What I see are people practising protesting for the big one. It’s just that the big one is an unknown, or not clearly seen, or unthinkable.
One thing that social media has done is to enable people to coordinate protests and protesters. There are plenty of things to protest about, of course. And there are many protests that make me think that people are begging for something to protest about.
Take what happened yesterday in London. People were protesting against a Winston Churchill themed cafe, encouraging customers to boycott the place because it glorifies Churchill, a man the protesters see as an imperialist and a racist.
I don’t criticise people for protesting about Winston Churchill. I know there are some things about him that don’t represent the best of humanity. But come on – did he not do anything worthy of more positive consideration?
The world is full of serious here-and-now issues worthy of protest. And each dubious protest clouds the issue for the issues that are worth protesting about.
The thing is though that I see it as people practising protesting for the big one. I think they are practising getting good at protesting. It’s not that they don’t think the things they protest about are significant or meaningful. It’s just that they are often or usually, not the big picture. They are scraps of something incompletely defined.
I imagine there will come a time when the big picture emerges and the protesters find themselves in a mass movement of protest.
As and when that time comes, the protesters will be quite good at protesting because they have been practising for quite a while.
Has somebody got it in for Boots the chemist?
There was a BBC investigatory programme a couple of weeks ago which tried to make out that Boots mixes up prescriptions horrendously.
In fact, as the programme showed and couldn’t help but show, Boots’ record of correct prescriptions versus wrong prescriptions is better than at any other pharmacy.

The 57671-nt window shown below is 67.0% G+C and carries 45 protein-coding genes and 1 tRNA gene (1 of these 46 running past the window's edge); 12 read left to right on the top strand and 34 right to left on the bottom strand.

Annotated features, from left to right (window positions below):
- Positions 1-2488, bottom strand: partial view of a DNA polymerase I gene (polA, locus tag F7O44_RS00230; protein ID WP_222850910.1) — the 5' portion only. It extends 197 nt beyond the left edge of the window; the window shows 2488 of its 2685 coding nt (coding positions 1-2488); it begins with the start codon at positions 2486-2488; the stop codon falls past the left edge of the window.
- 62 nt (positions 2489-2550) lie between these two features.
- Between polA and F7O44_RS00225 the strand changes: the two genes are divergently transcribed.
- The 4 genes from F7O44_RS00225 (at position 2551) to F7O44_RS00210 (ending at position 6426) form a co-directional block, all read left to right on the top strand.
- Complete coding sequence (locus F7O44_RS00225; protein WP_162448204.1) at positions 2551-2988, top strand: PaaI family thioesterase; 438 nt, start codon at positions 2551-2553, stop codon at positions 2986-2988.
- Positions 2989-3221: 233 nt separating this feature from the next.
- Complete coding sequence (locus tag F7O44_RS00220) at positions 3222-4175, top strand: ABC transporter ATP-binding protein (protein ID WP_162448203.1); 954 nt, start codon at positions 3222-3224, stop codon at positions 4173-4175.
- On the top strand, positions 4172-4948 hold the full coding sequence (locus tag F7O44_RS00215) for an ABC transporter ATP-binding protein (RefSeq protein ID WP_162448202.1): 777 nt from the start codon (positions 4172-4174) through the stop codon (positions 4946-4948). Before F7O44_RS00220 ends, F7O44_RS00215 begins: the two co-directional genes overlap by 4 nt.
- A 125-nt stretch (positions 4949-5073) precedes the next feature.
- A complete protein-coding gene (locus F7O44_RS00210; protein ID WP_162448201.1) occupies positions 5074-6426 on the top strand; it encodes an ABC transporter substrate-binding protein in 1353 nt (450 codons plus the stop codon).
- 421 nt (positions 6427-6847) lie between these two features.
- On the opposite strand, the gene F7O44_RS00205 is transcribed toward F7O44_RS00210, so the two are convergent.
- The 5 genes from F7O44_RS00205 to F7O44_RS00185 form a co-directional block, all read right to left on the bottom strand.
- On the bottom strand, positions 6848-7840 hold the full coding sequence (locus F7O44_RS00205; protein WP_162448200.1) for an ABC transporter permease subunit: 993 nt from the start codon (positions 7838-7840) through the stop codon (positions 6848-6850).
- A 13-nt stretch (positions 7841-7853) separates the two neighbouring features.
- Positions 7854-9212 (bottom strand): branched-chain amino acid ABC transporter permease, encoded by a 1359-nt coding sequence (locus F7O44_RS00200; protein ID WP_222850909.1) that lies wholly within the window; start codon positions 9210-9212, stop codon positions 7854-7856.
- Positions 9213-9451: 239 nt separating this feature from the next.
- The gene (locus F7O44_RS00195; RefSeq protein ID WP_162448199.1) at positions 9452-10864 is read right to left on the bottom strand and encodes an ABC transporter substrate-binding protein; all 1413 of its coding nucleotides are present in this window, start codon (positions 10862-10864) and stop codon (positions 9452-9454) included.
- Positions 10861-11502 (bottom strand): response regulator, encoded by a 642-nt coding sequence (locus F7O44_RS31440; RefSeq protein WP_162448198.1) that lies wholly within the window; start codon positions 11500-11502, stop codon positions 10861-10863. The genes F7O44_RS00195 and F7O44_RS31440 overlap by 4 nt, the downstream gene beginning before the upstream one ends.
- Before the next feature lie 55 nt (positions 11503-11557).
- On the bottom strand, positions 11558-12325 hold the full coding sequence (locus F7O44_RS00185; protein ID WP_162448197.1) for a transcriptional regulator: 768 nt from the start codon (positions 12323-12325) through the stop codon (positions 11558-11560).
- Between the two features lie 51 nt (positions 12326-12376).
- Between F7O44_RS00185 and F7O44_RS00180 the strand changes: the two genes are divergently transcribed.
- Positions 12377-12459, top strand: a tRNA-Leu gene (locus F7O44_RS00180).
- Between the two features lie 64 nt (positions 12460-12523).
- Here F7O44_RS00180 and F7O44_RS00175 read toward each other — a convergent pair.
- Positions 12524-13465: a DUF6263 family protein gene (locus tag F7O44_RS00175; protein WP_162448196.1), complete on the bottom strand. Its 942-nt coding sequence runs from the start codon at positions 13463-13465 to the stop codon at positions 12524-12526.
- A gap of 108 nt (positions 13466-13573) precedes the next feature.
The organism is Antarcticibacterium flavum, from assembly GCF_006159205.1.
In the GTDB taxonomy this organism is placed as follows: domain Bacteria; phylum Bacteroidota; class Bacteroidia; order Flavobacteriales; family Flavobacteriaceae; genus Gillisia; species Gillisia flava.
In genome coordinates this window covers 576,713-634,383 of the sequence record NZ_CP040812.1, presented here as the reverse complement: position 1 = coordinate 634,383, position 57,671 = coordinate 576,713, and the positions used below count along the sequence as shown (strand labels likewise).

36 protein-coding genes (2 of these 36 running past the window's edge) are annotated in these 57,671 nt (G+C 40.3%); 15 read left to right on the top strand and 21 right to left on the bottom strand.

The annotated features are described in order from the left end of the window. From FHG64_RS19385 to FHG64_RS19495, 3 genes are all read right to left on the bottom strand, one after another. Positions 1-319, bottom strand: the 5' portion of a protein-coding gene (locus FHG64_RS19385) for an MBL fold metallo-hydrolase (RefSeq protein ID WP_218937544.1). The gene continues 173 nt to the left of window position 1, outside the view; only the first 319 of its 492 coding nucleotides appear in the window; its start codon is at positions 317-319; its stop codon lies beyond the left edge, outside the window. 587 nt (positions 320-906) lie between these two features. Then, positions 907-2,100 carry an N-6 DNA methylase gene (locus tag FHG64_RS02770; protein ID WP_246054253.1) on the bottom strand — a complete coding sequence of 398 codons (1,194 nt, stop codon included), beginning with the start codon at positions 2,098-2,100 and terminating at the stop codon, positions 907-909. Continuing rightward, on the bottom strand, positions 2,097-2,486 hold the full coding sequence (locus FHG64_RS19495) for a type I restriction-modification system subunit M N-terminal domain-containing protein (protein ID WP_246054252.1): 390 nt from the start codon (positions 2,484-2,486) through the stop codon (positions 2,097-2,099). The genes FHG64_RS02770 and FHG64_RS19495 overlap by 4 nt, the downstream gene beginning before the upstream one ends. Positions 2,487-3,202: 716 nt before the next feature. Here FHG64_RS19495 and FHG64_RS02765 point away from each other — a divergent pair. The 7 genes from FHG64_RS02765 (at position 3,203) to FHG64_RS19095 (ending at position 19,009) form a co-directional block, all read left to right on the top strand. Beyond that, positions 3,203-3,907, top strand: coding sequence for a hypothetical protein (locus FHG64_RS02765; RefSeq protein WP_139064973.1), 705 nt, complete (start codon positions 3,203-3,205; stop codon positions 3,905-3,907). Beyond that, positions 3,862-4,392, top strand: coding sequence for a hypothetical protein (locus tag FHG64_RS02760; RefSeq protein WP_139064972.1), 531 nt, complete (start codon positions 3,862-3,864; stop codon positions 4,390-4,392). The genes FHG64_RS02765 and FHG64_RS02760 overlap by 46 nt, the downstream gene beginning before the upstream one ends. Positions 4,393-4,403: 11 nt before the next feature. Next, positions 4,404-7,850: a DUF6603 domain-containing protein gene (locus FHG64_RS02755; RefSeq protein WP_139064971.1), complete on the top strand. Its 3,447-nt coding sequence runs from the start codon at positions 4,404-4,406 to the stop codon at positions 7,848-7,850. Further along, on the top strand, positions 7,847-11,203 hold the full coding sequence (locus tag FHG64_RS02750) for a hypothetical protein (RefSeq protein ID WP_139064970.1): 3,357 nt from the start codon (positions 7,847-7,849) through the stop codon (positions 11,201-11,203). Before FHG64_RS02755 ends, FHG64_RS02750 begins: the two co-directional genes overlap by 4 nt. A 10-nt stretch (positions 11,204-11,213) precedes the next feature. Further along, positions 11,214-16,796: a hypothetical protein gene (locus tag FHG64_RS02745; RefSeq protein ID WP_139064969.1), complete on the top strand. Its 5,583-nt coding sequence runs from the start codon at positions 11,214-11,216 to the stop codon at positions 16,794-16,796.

In fact, Boots make such a good job of it that the incidence of wrong prescriptions is tiny. It’s minute.
Of course, it is serious when a mistake is made. But is also serious when no mistakes are made.
And now on the BBC news today there is another incident at Boots which is given publicity that relates to a mixup in prescriptions.
Has somebody got it in for Boots?
In a different world, I wouldn’t think about it. But now, with the attempted destruction of the National Health Service – I am suspicious of a drive to smear Boots as a prelude to something else.
Is it an attempt to stop Boots filling NHS prescriptions?
Is it connected with the fact that Boots is now owned Walgreens, an American company?
Something is going on.
Daniel Burd was a Canadian High School student who in 2008 isolated two bacteria (Sphingomonas and Pseudomonas) that at the correct temperature ate almost half of a plastic sample within six weeks.
He won the first prize at the Canada Wide Science Fair and a $20,000 scholarship.
In an article in The Record (the article no longer there), Burd is quoted as saying:
The inputs are cheap, maintaining the required temperature takes little energy because microbes produce heat as they work, and the only outputs are water and tiny levels of carbon dioxide – each microbe produces only 0.01 per cent of its own infinitesimal weight in carbon dioxide.
I have googled repeatedly for Daniel Burd since then and haven’t found anything more.
Daniel Burd, where are you and what has become of your discovery?
They broke it
so that they did not care so much
when it was destroyed
Little by little
animal by animal
specie by specie
they killed it
Then like murderers
they hid the bodies
in a graveyard
made of the world
Hawaii is the latest in a series of island chains reaching back millions and millions of years.
The chain that is above the water now is like the latest pearl in a string that stretches back to the north-east of Russia near the Baring Straits.
As I understood it, a weak spot in the plates leads to an eruption that forms a set of islands, with the first of them being formed many millions of years ago.
Then the plate moved slowly to the south east, cutting off the source that fuelled the formation of the islands.
Over time those islands wore away until they were beneath the sea. Meanwhile, another island chain spurted out of the weak spot hundreds of miles further along the path which the plates were taking.
And now with sonic pinging, we can see the remains of these islands – bumps in the sea bed – stretching like a necklace many hundreds of miles across the Pacific – recording the passage of events that have happened over millions of years.